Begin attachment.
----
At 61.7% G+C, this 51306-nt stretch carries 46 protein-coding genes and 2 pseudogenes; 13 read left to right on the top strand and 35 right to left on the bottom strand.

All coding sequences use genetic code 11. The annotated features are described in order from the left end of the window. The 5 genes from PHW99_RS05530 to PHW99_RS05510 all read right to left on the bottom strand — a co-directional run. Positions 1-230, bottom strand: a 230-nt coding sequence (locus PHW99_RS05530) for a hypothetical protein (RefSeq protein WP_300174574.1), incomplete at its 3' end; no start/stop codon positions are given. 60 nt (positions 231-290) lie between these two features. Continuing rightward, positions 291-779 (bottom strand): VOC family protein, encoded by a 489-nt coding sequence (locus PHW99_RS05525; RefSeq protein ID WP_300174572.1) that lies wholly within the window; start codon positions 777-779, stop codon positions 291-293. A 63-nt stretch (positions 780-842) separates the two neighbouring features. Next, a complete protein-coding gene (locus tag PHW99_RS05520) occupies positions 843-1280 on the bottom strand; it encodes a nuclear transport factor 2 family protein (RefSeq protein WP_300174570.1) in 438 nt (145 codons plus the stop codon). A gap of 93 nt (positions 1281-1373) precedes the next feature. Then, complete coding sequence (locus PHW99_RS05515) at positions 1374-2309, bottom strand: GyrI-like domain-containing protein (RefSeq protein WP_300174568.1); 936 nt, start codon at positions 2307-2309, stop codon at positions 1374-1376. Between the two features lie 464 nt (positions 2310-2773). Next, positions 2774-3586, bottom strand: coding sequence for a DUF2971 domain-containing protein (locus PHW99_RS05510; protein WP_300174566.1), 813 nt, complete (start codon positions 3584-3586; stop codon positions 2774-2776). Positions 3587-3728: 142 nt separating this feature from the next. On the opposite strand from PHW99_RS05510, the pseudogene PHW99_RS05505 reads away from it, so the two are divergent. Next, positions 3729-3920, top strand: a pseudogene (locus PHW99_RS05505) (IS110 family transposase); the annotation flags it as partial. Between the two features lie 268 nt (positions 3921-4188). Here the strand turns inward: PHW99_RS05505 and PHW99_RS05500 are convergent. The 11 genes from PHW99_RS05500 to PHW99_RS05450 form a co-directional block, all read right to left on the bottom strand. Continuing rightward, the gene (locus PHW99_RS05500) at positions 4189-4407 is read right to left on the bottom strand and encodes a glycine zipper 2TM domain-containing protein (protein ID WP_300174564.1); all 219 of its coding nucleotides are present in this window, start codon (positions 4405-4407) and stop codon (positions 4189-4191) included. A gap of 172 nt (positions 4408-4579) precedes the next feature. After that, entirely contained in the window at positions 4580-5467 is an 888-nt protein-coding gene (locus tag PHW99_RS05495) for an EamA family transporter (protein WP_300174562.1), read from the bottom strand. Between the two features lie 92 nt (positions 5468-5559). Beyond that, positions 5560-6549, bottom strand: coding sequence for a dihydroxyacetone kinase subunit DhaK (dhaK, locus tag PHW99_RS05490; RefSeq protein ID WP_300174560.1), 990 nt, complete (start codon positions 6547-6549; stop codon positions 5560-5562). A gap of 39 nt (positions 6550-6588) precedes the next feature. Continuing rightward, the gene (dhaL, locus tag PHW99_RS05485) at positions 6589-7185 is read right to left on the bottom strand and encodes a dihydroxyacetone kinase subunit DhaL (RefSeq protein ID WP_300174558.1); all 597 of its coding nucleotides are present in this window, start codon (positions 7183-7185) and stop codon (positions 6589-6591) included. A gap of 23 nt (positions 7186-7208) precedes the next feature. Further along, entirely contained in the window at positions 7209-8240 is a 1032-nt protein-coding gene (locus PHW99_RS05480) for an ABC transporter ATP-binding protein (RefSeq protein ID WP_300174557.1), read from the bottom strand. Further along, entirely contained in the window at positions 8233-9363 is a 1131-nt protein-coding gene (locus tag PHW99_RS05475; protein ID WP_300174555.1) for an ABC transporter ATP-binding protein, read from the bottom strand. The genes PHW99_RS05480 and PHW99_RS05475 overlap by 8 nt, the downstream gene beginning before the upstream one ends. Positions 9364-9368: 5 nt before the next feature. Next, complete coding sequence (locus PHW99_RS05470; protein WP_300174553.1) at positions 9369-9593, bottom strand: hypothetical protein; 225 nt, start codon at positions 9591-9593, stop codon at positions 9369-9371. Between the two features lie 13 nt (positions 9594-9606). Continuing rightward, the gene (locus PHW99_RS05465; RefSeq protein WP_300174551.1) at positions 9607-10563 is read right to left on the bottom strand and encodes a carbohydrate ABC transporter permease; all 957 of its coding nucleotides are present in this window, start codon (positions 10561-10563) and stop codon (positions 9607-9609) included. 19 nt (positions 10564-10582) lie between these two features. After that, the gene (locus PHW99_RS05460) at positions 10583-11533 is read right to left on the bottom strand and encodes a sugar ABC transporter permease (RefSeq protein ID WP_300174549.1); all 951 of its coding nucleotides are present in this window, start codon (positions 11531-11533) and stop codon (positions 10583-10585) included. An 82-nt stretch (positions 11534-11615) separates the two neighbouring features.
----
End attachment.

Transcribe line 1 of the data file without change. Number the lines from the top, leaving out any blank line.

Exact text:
At 61.7% G+C, this 51306-nt stretch carries 46 protein-coding genes and 2 pseudogenes; 13 read left to right on the top strand and 35 right to left on the bottom strand.